Grant’s research proves that the most successful people are givers, not takers or matchers. This proves to be true for entrepreneurial publishers, as well as those climbing a corporate ladder.


Glance at the number of college graduates, postgraduate degree holders, new hires and the members of the U.S. work force under 40, and you’ll see that women are outpacing men in most categories and professions. Note that the majority of TV talking heads in that age group are women, and more commercials than ever are geared towards women — even during the Super Bowl. According to Forbes, 2016 will see more support and growth of entrepreneurial women than ever before.

Also notice that more men than ever are the parents standing outside the kindergarten doors, and they’re grateful for the opportunity. Men and women are doing a better job than ever of sharing parenting and domestic responsibilities and supporting each other in career choices too.

In many cases, women have to fight less for equal rights today (though there is still much room for progress on this front). Oh yeah, and absent a catastrophe or a dramatic remake of Donald Trump’s character, a woman is about to become our next president.

In the digital era, collaboration rather than competition is the fastest way forward. As mentioned above, many women seem to be particularly adept at this too. As women power is on the rise, the potential for women to foster change for the better elevates correspondingly too. Fortunately for Make It Better, the power of women-owned media is also on the rise.


Educated and affluent moms like Julie Chernoff helped raise millennials (the generation born between the early 1980s and early 2000s) with great values. According to PEW research, millennials are the largest generation in U.S. history. Intriguingly, they expect and demand to make the world a better place. Period.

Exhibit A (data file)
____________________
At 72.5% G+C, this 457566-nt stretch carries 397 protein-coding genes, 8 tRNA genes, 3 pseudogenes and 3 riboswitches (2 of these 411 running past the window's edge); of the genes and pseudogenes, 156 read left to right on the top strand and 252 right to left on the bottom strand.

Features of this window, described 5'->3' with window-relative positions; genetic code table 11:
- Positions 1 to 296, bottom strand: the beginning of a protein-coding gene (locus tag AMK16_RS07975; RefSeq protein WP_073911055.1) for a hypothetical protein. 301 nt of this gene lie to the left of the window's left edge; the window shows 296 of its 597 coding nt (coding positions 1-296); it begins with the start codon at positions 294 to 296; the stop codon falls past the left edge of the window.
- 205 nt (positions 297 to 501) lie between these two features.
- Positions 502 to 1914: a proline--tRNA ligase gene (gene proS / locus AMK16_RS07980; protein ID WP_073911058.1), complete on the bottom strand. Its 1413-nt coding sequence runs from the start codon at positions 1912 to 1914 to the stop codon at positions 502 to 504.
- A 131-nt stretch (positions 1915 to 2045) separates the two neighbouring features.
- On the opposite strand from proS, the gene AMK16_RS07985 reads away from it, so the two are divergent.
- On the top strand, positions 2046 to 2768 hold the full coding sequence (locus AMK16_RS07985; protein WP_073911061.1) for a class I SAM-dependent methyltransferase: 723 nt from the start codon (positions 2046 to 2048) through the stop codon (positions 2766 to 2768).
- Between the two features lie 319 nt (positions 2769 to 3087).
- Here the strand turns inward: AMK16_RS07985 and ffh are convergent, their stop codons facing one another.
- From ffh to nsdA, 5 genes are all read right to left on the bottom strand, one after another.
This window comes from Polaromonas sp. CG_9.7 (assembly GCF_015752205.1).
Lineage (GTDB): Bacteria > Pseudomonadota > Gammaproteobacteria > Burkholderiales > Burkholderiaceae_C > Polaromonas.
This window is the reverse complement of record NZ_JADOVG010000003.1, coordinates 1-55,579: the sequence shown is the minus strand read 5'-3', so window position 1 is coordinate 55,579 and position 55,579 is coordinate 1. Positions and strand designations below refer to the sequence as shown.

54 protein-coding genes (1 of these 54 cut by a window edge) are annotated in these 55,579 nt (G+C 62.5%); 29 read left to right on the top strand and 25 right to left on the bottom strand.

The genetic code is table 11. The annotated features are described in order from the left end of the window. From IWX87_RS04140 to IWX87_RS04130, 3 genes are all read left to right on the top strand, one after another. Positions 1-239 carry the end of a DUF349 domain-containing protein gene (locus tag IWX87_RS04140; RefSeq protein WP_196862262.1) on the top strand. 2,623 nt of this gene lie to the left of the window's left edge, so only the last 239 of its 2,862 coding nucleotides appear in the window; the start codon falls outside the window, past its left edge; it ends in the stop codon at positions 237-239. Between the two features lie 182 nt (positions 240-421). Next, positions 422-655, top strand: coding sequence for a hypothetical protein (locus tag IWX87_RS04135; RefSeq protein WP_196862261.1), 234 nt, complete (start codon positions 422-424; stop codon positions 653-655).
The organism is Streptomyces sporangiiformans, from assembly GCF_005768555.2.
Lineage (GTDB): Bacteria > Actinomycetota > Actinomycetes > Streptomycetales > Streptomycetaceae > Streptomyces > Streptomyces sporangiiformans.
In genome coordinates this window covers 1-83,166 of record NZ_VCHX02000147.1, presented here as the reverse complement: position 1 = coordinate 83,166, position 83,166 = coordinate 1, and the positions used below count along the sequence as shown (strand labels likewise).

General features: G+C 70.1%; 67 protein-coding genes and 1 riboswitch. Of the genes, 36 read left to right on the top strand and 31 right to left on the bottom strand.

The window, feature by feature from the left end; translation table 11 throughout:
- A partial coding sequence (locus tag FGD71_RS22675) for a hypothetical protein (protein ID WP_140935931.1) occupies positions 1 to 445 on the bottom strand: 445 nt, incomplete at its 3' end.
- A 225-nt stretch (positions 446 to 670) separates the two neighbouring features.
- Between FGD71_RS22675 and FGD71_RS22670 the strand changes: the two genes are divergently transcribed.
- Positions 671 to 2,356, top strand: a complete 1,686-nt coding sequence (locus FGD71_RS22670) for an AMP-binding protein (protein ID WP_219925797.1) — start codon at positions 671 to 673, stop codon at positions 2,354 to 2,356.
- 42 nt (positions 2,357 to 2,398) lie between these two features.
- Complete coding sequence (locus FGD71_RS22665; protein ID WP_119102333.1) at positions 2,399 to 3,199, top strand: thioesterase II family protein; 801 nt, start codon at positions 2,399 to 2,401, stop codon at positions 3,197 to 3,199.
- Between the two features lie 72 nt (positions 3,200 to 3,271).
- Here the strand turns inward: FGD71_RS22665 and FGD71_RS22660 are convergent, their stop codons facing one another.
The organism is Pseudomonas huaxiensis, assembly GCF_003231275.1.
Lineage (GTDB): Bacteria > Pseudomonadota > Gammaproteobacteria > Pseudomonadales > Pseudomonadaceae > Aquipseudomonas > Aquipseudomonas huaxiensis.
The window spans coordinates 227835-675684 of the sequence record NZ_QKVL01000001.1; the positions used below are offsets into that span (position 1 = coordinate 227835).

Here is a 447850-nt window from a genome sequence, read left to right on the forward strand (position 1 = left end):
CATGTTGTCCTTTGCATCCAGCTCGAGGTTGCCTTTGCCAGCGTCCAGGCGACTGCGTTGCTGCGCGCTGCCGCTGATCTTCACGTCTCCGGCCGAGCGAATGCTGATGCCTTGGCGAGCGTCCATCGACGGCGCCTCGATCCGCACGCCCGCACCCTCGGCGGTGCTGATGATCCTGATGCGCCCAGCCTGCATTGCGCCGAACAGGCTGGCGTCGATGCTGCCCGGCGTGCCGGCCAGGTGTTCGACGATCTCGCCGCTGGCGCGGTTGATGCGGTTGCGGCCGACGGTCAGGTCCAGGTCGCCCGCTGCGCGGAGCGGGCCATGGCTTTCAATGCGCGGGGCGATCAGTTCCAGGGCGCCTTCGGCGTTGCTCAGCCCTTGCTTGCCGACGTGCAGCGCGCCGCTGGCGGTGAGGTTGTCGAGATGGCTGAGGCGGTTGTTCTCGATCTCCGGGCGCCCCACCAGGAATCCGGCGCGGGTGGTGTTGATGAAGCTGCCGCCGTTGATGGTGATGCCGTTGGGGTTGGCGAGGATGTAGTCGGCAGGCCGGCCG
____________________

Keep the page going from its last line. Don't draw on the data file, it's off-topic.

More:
Unlike any prior generation, millennials expect meaning and social impact with their time, talents and money. They choose Toms shoes, Whole Foods and Starbucks because of the values embedded in those brands. They say no in record numbers to the kind of jobs that offer big pay, but poor lifestyles which long attracted most young talent before this generation.

Social impact investing is another example of this generation’s effect on our country and economy. Millennials with money to invest choose investments with a double bottom line. The companies they invest in have to create social impact as well as deliver profits.

A recent survey by U.S. Trust showed an astonishingly high 93 percent of millennials with assets in excess of $3 million said that a company’s social and environmental impact was key to their investing decision.

Millennials likely drive the growth of B Corporations too. These are for-profit companies certified by the nonprofit B Lab to meet rigorous standards of social and environmental performance, accountability and transparency.

Needless to say, millennials also are internet natives. They grew up googling their choices online. Their sensibilities, choices and clicks will continue to fuel the growth of the internet and business in general, creating greater positive impact.


It should surprise no one that affluent Americans have turned away from the traditional media’s relentless barrage of bad news and biased reporting.

This opens a wide door for media people trust that provides information and solutions that help. In recent years, as national broadcast news numbers plummeted, TED Talk views soared. This helps explain the growth of Make It Better too.

That’s not to say we’re “Pollyanna.” We know inequities exist. The escalating violence between the police and blacks, and the sometimes stupefying presidential election dynamics are two examples. As Scott Turow said in our interview a few years ago when discussing the difference between the ‘60s and now:

“There are still massive differences between rich and poor, a lot of it focused on race. But we’ve come such a long way.”

Scott Turow

Scott Turow

“There are millions and millions of people in this country whose lives are not only better [now than they would have been in the ’60s], they can now achieve their full potential. This also is true for women and for gays who don’t have to hide who they are any more … We’re not done. But please, let’s do stop and smell the roses here.”

Fortunately, there are examples of individuals who care, and there are resources to help that are growing. Most people really do want to help, especially if you make it easy for them to do so. This is Make It Better’s specialty — making it easy to help yourself and others, while growing a trusted and powerful network of good people, good organizations and good communities.

We’re grateful for these trends. They helped grow Make It Better Media. More importantly though, they will also grow a much better world for all.

Make It Better Philosophy